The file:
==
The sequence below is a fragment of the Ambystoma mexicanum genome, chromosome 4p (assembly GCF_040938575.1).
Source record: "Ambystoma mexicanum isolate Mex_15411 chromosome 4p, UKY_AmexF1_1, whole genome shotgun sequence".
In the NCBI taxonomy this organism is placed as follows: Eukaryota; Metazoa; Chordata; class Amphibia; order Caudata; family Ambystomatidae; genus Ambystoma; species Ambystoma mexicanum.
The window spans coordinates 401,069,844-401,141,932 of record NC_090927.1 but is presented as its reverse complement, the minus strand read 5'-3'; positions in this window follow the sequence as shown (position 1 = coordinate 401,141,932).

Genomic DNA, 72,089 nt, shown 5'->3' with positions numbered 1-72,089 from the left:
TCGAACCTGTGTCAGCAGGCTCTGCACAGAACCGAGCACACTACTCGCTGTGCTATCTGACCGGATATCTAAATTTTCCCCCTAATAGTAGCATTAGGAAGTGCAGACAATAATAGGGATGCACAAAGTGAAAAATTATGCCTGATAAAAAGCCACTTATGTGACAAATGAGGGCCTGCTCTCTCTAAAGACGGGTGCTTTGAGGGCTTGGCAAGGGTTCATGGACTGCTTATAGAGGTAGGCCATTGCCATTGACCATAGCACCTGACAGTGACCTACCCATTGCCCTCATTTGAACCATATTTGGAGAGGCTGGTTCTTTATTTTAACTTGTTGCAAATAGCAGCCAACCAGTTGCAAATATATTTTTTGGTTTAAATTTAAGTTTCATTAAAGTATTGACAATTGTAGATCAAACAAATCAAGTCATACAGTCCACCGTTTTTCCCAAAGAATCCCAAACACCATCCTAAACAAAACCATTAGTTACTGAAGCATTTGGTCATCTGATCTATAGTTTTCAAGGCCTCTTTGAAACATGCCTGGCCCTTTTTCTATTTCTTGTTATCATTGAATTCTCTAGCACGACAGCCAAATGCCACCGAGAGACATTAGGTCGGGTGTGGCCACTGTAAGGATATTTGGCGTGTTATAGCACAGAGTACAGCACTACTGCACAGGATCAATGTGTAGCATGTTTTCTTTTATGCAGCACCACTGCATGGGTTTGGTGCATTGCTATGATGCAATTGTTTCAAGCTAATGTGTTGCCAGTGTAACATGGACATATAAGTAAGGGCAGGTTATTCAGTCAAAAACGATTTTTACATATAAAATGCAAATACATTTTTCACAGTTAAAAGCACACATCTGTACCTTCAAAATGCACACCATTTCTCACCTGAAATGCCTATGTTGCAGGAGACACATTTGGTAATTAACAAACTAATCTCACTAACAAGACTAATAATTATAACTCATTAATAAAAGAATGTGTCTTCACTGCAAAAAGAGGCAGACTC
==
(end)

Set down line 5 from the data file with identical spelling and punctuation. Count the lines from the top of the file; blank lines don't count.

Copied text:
Genomic DNA, 72,089 nt, shown 5'->3' with positions numbered 1-72,089 from the left: